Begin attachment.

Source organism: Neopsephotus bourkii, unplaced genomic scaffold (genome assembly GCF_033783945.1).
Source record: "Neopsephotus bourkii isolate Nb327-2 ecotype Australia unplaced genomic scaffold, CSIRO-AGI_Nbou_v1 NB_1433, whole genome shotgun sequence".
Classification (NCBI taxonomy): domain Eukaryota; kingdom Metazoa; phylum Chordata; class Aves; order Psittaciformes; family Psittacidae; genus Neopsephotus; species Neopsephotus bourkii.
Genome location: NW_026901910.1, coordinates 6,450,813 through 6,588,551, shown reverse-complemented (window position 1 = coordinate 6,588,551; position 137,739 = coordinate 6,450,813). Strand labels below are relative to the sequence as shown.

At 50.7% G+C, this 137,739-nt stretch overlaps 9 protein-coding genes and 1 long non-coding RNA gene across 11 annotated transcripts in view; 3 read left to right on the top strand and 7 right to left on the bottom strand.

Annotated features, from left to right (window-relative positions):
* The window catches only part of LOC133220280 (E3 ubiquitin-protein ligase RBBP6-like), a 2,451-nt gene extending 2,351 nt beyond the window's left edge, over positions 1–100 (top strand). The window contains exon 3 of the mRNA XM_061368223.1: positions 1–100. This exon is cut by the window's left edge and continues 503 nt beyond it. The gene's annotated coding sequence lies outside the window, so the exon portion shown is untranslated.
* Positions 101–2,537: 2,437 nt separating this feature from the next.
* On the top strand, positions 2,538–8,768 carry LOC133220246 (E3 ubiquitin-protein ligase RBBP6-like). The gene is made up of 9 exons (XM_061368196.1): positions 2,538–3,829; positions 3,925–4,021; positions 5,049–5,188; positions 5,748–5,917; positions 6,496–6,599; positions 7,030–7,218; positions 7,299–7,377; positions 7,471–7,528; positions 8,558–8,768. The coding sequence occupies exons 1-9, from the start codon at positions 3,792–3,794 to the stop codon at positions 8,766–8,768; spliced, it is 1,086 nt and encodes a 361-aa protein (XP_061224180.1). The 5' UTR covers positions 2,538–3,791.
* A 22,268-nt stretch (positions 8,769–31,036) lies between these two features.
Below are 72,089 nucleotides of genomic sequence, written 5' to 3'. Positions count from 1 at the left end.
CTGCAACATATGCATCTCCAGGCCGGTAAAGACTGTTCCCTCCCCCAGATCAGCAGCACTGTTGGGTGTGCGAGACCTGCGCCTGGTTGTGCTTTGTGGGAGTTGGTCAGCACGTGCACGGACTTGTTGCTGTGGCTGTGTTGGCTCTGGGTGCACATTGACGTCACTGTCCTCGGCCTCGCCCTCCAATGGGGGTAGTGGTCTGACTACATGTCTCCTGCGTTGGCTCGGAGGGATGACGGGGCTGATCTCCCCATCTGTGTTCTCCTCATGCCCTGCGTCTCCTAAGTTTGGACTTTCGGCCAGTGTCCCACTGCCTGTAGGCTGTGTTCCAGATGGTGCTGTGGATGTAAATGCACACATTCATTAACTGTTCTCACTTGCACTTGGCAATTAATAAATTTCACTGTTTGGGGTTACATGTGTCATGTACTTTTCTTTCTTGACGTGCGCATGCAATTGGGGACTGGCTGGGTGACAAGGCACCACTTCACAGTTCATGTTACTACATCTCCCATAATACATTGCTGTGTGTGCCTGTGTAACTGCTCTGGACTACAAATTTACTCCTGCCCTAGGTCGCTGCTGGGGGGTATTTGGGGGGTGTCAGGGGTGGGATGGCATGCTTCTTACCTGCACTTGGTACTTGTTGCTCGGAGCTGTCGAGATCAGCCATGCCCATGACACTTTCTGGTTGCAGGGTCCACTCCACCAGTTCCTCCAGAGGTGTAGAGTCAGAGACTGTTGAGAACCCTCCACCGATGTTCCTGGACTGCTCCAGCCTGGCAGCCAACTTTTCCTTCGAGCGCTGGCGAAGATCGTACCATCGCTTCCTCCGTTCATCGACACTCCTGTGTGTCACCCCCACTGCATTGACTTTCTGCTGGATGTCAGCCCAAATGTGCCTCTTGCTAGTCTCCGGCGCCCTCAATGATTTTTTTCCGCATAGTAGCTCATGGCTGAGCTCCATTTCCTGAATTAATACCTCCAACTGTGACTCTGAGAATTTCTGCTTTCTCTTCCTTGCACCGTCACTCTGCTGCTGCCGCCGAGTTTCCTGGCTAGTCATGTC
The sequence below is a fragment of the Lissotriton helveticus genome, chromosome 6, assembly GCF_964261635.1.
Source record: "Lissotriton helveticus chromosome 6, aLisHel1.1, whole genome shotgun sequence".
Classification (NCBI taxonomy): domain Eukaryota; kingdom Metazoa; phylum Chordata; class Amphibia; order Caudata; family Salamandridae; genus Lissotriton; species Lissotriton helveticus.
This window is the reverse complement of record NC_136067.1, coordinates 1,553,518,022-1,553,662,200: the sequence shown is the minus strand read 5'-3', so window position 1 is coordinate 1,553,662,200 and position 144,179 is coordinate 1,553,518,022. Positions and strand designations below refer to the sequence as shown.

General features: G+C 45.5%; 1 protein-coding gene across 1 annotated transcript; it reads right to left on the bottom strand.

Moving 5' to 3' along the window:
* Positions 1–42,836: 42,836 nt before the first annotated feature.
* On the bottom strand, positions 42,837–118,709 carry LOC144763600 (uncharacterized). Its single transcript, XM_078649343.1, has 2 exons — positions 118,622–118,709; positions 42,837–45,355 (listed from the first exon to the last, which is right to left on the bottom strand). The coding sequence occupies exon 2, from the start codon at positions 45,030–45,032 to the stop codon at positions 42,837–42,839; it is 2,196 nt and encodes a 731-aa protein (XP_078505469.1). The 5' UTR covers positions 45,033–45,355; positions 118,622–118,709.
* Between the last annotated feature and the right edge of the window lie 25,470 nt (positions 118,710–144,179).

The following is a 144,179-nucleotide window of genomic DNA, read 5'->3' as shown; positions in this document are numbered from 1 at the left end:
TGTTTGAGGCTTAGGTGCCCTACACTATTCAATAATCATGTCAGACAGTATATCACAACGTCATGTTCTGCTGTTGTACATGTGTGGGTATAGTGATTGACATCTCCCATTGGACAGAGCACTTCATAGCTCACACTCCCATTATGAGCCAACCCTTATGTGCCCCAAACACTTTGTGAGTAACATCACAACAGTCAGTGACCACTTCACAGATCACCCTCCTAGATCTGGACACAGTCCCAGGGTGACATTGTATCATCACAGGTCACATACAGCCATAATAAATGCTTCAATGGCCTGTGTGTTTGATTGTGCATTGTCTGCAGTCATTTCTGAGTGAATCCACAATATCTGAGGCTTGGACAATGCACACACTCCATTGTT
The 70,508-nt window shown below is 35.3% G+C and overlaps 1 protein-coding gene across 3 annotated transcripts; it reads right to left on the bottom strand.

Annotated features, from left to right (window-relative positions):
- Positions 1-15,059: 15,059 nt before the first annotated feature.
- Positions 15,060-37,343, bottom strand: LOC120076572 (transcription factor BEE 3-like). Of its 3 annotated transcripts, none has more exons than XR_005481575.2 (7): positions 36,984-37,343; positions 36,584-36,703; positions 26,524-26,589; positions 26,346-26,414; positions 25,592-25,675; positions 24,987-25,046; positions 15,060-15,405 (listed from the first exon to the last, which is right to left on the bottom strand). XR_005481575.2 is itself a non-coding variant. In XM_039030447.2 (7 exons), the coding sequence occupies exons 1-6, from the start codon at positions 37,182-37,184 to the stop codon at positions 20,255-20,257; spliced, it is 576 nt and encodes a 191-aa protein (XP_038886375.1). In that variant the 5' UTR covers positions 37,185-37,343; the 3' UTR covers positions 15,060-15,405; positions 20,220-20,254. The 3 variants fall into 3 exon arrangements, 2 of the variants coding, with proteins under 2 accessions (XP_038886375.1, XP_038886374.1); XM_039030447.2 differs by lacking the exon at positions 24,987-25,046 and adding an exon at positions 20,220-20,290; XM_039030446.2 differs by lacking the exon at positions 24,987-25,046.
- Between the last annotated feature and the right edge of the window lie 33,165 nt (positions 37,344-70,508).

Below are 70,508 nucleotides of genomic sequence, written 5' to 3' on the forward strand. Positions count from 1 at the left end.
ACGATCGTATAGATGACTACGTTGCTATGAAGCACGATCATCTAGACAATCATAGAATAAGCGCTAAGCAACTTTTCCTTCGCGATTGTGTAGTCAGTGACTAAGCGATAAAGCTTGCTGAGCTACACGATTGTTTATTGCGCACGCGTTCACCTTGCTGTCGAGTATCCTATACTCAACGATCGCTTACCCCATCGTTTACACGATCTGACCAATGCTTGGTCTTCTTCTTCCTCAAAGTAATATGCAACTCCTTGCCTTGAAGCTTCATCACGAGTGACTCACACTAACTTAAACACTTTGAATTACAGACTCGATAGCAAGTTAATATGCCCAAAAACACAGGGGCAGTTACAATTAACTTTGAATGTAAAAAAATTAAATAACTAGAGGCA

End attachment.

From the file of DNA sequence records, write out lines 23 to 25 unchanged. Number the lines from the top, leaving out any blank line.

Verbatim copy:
TGTTTGAGGCTTAGGTGCCCTACACTATTCAATAATCATGTCAGACAGTATATCACAACGTCATGTTCTGCTGTTGTACATGTGTGGGTATAGTGATTGACATCTCCCATTGGACAGAGCACTTCATAGCTCACACTCCCATTATGAGCCAACCCTTATGTGCCCCAAACACTTTGTGAGTAACATCACAACAGTCAGTGACCACTTCACAGATCACCCTCCTAGATCTGGACACAGTCCCAGGGTGACATTGTATCATCACAGGTCACATACAGCCATAATAAATGCTTCAATGGCCTGTGTGTTTGATTGTGCATTGTCTGCAGTCATTTCTGAGTGAATCCACAATATCTGAGGCTTGGACAATGCACACACTCCATTGTT
The 70,508-nt window shown below is 35.3% G+C and overlaps 1 protein-coding gene across 3 annotated transcripts; it reads right to left on the bottom strand.

Annotated features, from left to right (window-relative positions):